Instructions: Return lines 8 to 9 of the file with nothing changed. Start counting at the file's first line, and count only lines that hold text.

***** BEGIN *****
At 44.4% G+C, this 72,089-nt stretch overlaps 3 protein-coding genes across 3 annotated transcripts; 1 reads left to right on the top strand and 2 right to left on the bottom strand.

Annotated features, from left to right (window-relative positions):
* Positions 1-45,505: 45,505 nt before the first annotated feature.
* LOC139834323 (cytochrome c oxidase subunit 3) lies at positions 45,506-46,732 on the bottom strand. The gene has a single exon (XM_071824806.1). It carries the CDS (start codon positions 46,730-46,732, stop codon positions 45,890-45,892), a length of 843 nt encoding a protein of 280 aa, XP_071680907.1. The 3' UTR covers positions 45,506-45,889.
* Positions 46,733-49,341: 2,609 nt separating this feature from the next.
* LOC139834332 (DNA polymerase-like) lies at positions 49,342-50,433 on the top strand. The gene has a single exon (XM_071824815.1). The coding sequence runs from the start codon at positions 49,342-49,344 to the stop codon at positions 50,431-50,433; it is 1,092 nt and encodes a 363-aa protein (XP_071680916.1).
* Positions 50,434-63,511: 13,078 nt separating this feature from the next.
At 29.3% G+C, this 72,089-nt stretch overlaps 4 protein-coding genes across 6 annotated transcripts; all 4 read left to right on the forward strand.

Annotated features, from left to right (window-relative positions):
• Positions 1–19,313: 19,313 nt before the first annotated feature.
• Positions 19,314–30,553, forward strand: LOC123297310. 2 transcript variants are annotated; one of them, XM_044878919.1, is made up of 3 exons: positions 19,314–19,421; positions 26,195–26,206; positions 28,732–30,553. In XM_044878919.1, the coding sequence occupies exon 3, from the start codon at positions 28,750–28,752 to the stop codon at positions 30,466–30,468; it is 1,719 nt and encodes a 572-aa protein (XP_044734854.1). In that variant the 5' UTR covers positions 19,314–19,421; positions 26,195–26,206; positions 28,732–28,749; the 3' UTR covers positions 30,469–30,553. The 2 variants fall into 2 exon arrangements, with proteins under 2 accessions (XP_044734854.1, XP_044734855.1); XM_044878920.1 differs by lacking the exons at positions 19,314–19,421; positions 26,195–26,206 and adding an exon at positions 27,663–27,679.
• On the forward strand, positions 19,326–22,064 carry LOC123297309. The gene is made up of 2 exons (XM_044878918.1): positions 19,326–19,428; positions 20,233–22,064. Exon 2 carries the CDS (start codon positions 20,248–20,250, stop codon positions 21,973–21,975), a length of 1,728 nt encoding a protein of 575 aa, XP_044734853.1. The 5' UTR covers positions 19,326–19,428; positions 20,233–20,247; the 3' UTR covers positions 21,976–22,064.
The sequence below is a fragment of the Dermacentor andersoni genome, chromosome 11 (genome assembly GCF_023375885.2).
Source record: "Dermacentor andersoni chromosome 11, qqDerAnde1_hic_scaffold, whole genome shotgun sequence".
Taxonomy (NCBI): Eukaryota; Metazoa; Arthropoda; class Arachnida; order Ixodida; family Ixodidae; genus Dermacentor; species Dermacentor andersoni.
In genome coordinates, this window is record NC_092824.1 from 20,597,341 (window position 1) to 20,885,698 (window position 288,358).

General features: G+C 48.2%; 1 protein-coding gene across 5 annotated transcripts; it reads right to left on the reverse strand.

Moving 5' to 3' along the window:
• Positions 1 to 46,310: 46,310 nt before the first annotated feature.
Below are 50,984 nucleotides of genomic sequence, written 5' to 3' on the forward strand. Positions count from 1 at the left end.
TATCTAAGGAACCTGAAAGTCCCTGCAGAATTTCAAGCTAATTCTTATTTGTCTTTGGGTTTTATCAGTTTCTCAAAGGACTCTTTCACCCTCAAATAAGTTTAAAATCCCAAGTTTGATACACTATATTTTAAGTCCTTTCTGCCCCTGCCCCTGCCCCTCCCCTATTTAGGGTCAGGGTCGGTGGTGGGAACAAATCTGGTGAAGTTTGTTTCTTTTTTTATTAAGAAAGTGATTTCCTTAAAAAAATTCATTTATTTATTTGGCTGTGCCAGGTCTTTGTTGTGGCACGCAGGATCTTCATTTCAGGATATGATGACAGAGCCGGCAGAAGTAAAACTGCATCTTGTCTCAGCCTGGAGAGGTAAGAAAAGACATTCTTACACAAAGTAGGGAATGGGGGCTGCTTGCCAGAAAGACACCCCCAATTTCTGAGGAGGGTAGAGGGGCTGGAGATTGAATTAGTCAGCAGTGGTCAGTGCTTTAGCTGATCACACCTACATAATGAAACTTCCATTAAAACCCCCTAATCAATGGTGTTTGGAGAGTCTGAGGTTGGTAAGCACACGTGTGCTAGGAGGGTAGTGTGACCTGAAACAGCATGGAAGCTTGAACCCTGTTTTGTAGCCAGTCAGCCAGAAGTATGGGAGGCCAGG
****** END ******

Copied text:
At 29.3% G+C, this 72,089-nt stretch overlaps 4 protein-coding genes across 6 annotated transcripts; all 4 read left to right on the forward strand.

Annotated features, from left to right (window-relative positions):